A recent effort to chart the extinction of various animals from Zanzibar shows rising sea levels played a big role in their disappearance.
Researchers charted the history of sea level change by examining mangrove sediments and analyzing animal remains found in Kuumbi Cave—an important archaeological site.
They focused on evidence from three distinct time periods: the end of the last Ice Age, the stage when Zanzibar became an island 11,000 years ago, and the time of being an island. They say numerous large mammals had disappeared by the latter stage.
The findings are based on an analysis of more than 6,000 bone specimens, which showed that large fauna such as zebra, buffalo, waterbuck, and gazelle were present at the time the island formed. However, they disappeared after sea levels climbed and coastal cultures developed. Other small fauna, such as porcupines and hares, were also lost.
This is the first time researchers have combined with archaeological data on the history of the island’s fauna through excavation to chart Zanzibar’s history.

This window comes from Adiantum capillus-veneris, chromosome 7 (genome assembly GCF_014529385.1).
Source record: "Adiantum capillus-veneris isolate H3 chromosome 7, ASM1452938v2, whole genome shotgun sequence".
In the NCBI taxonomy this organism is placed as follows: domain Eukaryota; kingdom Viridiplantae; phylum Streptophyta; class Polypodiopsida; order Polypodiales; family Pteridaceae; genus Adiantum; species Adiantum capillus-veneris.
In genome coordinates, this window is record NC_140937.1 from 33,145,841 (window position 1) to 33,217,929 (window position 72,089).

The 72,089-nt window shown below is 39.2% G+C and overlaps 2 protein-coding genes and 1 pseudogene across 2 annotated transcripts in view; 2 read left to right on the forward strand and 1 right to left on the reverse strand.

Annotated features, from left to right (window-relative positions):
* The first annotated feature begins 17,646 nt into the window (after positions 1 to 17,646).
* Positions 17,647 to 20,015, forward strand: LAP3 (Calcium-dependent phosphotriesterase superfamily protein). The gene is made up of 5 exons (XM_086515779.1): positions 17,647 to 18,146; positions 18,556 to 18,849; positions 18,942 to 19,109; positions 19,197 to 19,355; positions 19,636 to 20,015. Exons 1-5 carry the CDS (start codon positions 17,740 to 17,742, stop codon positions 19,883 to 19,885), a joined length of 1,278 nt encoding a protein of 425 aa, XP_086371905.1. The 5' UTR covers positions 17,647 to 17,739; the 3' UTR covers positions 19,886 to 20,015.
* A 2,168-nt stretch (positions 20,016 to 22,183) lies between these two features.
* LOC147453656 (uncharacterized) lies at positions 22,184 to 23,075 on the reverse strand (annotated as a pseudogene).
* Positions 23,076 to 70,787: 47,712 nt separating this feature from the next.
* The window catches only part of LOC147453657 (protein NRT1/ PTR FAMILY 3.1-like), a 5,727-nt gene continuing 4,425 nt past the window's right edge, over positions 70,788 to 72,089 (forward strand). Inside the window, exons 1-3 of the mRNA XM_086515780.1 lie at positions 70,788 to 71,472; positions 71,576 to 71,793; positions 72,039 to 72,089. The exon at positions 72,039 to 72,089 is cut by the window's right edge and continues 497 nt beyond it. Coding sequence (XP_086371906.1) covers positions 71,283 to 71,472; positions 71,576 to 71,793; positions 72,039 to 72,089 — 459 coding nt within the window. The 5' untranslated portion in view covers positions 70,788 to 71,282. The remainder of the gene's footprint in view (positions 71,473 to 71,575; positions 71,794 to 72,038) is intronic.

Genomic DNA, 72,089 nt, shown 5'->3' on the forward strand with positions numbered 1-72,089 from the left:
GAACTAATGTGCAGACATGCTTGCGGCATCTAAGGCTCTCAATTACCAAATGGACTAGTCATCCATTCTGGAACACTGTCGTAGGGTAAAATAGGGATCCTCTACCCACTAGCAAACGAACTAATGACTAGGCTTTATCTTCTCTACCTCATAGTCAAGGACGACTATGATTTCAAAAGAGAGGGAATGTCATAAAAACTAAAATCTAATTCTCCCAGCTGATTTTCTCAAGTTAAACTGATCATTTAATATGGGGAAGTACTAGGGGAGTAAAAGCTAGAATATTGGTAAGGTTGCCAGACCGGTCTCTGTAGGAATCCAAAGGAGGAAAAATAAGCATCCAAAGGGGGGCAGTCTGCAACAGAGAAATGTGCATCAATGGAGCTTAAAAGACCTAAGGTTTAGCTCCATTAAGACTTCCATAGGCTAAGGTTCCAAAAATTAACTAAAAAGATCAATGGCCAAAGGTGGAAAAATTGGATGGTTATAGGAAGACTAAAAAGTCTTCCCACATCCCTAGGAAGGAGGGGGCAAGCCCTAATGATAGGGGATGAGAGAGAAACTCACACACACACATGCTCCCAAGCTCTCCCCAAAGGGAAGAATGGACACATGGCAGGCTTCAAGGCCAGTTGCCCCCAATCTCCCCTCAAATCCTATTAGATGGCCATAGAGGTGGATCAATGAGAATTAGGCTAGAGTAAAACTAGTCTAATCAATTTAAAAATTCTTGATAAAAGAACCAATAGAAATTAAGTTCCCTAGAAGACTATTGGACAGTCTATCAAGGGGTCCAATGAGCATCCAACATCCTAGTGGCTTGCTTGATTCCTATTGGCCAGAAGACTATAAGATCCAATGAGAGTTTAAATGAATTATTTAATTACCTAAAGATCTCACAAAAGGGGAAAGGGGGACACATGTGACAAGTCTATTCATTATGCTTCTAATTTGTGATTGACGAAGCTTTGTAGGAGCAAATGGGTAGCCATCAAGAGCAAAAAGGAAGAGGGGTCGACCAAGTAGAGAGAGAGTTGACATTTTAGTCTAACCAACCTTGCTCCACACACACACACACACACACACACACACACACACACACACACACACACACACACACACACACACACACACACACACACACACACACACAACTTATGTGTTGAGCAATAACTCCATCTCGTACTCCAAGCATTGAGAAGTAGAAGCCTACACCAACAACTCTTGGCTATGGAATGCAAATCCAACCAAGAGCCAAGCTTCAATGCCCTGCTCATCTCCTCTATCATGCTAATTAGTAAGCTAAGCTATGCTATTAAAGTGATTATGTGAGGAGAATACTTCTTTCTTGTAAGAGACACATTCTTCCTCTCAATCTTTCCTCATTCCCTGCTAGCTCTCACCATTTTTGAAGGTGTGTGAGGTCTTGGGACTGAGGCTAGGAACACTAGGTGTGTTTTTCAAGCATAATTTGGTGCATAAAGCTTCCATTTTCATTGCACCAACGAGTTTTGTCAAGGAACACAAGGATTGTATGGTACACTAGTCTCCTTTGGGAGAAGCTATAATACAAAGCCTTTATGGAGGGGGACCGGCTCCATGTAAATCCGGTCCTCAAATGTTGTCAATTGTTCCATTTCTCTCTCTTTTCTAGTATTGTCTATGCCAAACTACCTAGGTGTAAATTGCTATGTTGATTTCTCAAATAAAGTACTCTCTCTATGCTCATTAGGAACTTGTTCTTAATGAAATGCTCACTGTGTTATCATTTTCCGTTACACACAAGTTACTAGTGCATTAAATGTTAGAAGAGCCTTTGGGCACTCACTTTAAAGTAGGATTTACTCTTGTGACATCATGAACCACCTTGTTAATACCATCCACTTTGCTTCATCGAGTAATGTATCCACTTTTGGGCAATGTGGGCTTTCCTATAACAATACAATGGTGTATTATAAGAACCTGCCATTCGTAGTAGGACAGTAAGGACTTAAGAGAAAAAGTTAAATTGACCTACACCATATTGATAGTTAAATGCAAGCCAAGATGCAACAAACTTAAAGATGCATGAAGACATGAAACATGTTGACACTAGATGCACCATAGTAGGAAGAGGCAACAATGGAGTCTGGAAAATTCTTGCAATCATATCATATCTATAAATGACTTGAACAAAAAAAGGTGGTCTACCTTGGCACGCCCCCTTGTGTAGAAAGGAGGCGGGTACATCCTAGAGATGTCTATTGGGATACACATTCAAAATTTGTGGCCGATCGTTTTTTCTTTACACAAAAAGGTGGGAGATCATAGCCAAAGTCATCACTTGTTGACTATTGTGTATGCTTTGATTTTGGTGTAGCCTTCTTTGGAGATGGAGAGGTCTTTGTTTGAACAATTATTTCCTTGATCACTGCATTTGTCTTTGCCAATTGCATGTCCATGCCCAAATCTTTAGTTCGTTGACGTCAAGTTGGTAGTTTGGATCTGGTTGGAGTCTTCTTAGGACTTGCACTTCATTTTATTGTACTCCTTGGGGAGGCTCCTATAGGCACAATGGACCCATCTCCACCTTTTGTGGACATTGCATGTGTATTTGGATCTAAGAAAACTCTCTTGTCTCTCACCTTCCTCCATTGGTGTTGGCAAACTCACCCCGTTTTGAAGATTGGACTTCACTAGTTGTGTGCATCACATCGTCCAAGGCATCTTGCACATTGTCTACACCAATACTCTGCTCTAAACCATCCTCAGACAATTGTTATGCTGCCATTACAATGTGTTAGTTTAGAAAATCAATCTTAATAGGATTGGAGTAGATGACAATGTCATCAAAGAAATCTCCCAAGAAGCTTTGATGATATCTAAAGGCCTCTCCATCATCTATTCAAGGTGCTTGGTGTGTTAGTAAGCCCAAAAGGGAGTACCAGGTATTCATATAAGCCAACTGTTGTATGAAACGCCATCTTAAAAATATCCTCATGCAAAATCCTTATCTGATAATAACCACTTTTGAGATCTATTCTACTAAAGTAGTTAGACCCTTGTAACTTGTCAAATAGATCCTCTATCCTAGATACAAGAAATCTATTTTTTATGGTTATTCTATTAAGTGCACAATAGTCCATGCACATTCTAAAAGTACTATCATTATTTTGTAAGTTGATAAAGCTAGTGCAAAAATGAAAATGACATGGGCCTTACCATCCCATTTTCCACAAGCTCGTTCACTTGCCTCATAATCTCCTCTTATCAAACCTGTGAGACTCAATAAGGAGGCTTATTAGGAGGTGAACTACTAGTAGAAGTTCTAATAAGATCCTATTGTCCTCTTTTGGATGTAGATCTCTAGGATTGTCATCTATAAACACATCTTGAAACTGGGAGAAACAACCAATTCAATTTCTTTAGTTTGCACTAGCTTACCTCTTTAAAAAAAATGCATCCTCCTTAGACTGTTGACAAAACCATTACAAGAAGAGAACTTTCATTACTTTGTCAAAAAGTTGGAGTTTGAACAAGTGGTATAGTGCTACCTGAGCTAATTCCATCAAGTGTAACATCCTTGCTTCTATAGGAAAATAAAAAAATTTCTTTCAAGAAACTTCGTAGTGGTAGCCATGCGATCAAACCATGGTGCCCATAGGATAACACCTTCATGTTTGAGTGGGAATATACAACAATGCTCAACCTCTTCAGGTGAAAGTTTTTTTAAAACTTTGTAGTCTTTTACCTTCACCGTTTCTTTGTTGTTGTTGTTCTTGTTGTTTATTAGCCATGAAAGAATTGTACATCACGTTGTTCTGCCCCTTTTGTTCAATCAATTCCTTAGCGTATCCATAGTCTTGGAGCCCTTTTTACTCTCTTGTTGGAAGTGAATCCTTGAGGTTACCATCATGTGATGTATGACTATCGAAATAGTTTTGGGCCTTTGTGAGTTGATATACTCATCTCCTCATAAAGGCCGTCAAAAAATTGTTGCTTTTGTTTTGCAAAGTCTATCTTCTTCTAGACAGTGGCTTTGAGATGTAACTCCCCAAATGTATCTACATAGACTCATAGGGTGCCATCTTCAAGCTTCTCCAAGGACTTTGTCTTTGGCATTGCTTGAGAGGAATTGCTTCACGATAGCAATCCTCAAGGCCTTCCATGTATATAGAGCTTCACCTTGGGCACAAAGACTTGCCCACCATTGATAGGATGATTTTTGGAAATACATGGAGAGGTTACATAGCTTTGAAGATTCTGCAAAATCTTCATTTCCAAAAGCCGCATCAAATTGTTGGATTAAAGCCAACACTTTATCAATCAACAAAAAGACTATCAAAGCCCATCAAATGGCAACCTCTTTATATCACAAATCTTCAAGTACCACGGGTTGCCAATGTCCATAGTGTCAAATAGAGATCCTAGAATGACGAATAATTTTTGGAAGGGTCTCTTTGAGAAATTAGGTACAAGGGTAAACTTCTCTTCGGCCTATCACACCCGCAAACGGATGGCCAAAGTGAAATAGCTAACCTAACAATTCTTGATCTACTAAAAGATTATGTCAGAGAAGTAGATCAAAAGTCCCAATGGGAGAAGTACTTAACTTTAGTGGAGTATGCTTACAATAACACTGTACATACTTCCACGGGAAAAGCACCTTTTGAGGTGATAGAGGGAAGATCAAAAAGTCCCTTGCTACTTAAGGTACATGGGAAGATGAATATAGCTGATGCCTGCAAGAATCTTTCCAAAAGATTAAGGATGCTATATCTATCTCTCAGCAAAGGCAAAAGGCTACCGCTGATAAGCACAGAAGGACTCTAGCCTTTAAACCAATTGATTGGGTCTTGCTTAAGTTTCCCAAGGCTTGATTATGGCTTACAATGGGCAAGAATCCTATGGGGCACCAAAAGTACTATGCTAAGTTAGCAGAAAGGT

“An understanding of the longterm history of faunal change allows us to identify patterns in the interplay of natural and anthropogenic factors that have shaped Zanzibar’s ecosystems today,” says Robert Marchant of the University of York, who was involved in the research.
“Such longterm insights are crucial in helping with current conservation efforts, laying a foundation for future research on impacts of island formation, climate change, and human occupation on animals and their habitats.”
The team’s findings are published in PLOS ONE. The European Research Council funded the project.
Source: University of York
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